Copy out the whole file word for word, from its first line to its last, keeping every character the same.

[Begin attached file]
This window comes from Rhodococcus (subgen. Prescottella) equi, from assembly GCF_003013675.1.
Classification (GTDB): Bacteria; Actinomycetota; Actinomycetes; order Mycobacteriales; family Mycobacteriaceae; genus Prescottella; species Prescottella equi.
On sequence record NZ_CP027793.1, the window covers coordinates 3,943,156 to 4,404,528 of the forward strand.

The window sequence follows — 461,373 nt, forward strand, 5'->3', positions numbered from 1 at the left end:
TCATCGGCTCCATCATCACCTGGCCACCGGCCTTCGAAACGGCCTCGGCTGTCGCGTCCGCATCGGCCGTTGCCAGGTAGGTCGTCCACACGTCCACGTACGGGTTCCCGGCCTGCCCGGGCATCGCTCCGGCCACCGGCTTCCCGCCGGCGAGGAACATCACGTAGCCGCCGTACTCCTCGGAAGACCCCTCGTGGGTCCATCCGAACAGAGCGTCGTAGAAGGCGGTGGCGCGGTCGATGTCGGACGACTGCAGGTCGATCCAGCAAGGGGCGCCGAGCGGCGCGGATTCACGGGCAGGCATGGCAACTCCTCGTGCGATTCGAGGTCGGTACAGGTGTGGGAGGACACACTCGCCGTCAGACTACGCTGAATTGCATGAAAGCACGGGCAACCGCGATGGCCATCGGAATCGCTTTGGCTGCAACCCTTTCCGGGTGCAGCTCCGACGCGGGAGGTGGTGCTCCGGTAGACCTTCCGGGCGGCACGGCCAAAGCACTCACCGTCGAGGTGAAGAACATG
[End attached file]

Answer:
This window comes from Rhodococcus (subgen. Prescottella) equi, from assembly GCF_003013675.1.
Classification (GTDB): Bacteria; Actinomycetota; Actinomycetes; order Mycobacteriales; family Mycobacteriaceae; genus Prescottella; species Prescottella equi.
On sequence record NZ_CP027793.1, the window covers coordinates 3,943,156 to 4,404,528 of the forward strand.

The window sequence follows — 461,373 nt, forward strand, 5'->3', positions numbered from 1 at the left end:
TCATCGGCTCCATCATCACCTGGCCACCGGCCTTCGAAACGGCCTCGGCTGTCGCGTCCGCATCGGCCGTTGCCAGGTAGGTCGTCCACACGTCCACGTACGGGTTCCCGGCCTGCCCGGGCATCGCTCCGGCCACCGGCTTCCCGCCGGCGAGGAACATCACGTAGCCGCCGTACTCCTCGGAAGACCCCTCGTGGGTCCATCCGAACAGAGCGTCGTAGAAGGCGGTGGCGCGGTCGATGTCGGACGACTGCAGGTCGATCCAGCAAGGGGCGCCGAGCGGCGCGGATTCACGGGCAGGCATGGCAACTCCTCGTGCGATTCGAGGTCGGTACAGGTGTGGGAGGACACACTCGCCGTCAGACTACGCTGAATTGCATGAAAGCACGGGCAACCGCGATGGCCATCGGAATCGCTTTGGCTGCAACCCTTTCCGGGTGCAGCTCCGACGCGGGAGGTGGTGCTCCGGTAGACCTTCCGGGCGGCACGGCCAAAGCACTCACCGTCGAGGTGAAGAACATG